The Global Migration Group launched a handbook for producers and users of international migration data, particularly in developing countries.
The handbook was launched at an event in New York on International Migrants Day.
Susanne Melde, IOM, highlighted the links between migration, the environment, climate change and disasters.
18 December 2017: The Global Migration Group (GMG) launched a handbook that provides guidance to producers and users of international migration data, aiming to contribute to the monitoring of the SDGs. Launched on International Migrants Day, the handbook is designed to help develop country-level capacity in the production and use of migration data for development, especially in developing countries.
The publication titled, ‘Handbook for Improving the Production and Use of Migration Data for Development,’ was launched on 18 December 2017, at UN Headquarters in New York, US. The launch event was co-organized by the GMG, the UN Department of Economic and Social Affairs (DESA), the International Organization for Migration (IOM) and the World Bank.
The handbook was developed within the framework of the World Bank’s Global Knowledge Partnership on Migration and Development (KNOMAD) initiative, with contributions from 16 members of the GMG. The handbook summarizes existing standards and definitions for the collection and dissemination of migration statistics, and takes an inventory of the availability of data. It showcases the main international data sets on international migrants and international migration, indicates how they can be used for policy making, and provides examples of good practices for the collection of migration data and their use in policy making. The publication also assesses progress in implementing global standards and guidelines on migration statistics, and identifies the remaining gaps and challenges.
The handbook’s recommendations for policy makers include:
- Use data on detected cases of trafficking for trend analysis at the national, regional, and global levels;
- Use innovative methodologies to assess the hidden part of trafficking in persons;
- Support national capacities to produce data on trafficking in persons;
- Use existing international and national surveys for analysis;
- Take advantage of existing data collection vehicles, especially in industrialized countries;
- Encourage collection and analysis of data in micro-level settings and do not rely on current estimates;
- Carefully define indicators for trafficking with common characteristics to allow for the development of common measures that reflect all international legal frameworks; and
- Establish a global “test bank” to host various examples of trafficking instruments together with their supporting documents and validation studies.
Among GMG members’ contributions to the handbook, the UN Conference on Trade and Development (UNCTAD) examines the role of migration in trade; the International Organization for Migration (IOM) analyzes labor migration; the UN Educational, Scientific and Cultural Organization (UNESCO) addresses educational migration; and the World Health Organization (WHO) looks at the health dimension of migration, as noted by Christina McElwaine, UN University (UNU) Office at the UN, during the launch event.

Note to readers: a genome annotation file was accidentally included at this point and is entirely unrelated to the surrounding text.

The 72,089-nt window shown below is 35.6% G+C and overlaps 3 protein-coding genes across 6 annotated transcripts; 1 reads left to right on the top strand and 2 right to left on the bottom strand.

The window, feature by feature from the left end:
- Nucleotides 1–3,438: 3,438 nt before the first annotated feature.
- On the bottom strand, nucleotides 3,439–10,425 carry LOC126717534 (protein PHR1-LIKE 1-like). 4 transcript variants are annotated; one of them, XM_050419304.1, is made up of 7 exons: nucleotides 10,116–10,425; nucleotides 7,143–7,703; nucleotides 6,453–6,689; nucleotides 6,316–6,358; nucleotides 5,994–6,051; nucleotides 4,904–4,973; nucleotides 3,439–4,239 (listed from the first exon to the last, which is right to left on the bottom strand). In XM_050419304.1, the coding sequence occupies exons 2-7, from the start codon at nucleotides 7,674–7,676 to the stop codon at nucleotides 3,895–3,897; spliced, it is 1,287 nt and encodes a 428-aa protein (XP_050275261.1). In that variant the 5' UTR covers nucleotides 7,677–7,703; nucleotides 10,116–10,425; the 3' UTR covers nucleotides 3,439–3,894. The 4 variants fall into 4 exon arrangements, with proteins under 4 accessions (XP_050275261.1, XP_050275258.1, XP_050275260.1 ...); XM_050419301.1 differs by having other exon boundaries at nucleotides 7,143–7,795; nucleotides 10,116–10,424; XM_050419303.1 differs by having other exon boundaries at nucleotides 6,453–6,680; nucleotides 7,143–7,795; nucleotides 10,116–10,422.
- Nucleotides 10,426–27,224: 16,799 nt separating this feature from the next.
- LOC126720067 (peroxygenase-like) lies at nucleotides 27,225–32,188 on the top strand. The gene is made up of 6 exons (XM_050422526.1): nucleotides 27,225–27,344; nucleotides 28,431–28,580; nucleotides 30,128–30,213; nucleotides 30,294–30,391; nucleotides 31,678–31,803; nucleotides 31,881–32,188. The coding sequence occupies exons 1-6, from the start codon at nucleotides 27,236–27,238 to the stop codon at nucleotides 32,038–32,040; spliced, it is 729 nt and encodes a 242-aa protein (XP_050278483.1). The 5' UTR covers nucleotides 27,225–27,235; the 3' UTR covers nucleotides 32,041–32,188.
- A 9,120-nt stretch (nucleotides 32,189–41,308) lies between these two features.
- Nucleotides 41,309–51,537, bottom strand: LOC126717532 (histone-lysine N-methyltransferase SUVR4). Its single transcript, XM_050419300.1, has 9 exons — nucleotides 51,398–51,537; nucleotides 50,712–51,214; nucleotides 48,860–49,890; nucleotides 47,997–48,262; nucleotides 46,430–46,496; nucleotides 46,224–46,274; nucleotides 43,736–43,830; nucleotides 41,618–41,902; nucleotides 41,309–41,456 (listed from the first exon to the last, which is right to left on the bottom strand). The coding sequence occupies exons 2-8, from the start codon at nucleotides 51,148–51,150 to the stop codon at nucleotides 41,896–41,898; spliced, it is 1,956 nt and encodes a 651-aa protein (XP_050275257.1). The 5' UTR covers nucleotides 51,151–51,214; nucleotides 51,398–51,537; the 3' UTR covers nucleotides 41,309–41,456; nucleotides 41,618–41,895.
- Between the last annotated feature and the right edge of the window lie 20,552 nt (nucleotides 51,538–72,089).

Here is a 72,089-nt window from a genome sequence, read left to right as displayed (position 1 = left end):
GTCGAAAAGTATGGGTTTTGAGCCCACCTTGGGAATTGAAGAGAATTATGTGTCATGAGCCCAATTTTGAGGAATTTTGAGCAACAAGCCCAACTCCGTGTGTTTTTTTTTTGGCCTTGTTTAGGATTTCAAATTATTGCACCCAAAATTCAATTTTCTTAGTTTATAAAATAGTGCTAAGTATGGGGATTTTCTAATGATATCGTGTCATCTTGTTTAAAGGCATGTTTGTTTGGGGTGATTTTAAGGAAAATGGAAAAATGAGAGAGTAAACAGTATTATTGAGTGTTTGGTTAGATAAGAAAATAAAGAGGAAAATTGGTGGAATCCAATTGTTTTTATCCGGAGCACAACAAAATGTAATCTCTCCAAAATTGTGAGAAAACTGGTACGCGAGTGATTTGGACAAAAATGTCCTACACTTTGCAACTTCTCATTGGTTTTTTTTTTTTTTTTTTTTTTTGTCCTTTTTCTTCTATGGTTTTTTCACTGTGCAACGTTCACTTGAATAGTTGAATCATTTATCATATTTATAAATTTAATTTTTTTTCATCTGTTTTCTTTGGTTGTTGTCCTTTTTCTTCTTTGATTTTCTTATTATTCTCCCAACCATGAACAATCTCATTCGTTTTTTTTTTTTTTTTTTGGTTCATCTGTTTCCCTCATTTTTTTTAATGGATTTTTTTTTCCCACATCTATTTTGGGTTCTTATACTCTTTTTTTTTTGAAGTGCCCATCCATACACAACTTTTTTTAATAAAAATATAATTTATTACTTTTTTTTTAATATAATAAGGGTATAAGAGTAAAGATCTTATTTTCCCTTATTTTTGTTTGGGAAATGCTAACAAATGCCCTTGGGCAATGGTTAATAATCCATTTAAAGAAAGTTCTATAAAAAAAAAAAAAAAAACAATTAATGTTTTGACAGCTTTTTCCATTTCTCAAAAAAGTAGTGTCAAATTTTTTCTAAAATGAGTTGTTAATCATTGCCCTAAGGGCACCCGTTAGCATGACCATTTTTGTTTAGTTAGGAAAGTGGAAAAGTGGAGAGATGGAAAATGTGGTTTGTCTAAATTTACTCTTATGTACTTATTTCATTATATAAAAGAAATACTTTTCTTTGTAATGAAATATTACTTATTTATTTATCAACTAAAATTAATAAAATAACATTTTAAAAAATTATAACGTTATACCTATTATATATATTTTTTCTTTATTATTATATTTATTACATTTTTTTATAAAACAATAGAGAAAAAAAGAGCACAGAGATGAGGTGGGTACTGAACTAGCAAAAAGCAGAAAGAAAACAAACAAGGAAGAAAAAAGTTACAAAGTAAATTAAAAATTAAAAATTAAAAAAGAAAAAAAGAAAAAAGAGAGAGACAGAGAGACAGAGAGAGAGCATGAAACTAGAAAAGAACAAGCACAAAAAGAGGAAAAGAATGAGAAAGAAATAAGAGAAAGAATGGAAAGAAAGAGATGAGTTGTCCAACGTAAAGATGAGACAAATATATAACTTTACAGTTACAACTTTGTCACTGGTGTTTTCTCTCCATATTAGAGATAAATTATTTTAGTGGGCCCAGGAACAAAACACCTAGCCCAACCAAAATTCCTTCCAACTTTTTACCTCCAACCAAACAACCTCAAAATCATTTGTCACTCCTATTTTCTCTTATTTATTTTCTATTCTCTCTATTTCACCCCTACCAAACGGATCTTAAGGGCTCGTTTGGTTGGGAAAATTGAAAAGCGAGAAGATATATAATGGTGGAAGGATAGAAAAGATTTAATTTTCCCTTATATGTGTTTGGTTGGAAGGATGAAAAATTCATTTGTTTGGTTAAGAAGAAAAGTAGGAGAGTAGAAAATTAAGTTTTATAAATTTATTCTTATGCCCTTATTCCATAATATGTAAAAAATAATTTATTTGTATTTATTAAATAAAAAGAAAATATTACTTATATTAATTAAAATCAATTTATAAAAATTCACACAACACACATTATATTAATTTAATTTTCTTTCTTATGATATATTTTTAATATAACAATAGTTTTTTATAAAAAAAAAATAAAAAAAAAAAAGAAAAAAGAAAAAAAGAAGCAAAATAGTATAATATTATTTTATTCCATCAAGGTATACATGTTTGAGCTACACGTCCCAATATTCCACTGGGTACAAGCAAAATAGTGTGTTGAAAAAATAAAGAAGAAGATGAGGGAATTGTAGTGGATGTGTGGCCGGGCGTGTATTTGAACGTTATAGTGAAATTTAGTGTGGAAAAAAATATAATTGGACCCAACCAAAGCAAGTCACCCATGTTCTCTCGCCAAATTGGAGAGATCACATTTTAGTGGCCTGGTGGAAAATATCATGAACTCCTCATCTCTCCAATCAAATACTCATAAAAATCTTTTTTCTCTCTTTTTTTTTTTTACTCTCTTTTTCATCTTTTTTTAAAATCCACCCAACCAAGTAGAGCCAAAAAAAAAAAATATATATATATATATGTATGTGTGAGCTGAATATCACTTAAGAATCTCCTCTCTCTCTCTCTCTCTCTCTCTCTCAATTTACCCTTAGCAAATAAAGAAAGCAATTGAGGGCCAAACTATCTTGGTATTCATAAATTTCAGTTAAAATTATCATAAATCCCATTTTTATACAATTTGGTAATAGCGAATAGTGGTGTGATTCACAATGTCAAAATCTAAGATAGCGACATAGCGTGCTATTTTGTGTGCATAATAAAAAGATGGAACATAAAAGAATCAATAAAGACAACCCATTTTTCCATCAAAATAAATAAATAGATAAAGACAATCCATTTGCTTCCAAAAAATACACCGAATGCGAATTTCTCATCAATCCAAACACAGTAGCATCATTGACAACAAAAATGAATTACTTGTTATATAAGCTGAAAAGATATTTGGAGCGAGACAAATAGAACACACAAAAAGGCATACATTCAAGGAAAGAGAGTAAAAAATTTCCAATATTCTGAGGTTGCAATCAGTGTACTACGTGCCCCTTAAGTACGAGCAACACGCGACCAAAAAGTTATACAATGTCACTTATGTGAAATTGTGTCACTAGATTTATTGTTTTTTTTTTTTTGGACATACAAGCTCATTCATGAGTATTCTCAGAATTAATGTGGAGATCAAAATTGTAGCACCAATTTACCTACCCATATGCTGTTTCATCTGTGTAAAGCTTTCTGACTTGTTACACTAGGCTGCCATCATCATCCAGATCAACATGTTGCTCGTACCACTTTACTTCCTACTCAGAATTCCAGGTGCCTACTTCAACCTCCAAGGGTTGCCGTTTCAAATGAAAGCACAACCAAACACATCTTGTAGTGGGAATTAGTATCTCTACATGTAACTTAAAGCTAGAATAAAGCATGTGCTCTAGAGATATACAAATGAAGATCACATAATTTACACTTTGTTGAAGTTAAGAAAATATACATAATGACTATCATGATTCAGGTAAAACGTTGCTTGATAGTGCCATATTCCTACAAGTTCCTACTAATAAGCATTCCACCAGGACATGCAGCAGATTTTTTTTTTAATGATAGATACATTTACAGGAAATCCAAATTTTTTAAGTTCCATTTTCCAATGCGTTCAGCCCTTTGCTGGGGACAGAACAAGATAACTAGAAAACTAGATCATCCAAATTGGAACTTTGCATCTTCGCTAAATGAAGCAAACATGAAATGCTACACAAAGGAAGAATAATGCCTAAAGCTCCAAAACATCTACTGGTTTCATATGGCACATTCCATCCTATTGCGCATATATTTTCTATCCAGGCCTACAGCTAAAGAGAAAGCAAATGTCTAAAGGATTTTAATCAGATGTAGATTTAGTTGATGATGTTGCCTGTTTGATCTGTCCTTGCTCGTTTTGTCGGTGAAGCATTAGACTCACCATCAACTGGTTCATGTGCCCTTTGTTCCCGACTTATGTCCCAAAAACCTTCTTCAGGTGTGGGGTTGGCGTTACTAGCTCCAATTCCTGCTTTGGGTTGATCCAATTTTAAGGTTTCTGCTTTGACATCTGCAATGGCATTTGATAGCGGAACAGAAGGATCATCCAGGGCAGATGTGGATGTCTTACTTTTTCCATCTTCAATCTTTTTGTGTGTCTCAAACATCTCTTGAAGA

Sonia Plaza, KNOMAD, called for a methodology to map diaspora, in order to harness its potential for development.
Also at the launch event, Bela Hovy, DESA, highlighted the importance of unofficial sources of information, and stressed the need to disaggregate data by migratory status when tracking SDG implementation. Sonia Plaza, KNOMAD, via videoconference, suggested that countries with aging populations should think ahead, given the expected increase in migration pressure, and create jobs and policies to welcome migrants. She also noted the lack of a conceptual framework for diaspora, and called for developing a methodology for mapping it in order to harness its potential for development.
Susanne Melde, Global Migration Data Analysis Centre (GMDAC), IOM, highlighted the handbook’s suggestion of indicators on the links between migration, the environment, climate change and disasters, including with regard to resilience and recovery. Recommendations in this regard include: linking census data with climatic information to identify environmental and climate hotspots in areas of high population density; adding an environment component to existing population and migration surveys, such as censuses and living standards measurement and housing surveys; and using innovative means of data collection, such as unmanned aerial vehicle (UAVs), to produce images of settlements affected by disasters. She also announced the launch of the Migration Data Portal on 15 December 2017.
In the ensuing discussion, participants raised issues including the weakness of data on birth registration for migration measurement, data on rural migrants, and ways to quantify the effects of xenophobia on social integration. [Publication: Handbook for Improving the Production and Use of Migration Data for Development] [Event Website] [Migration Data Portal]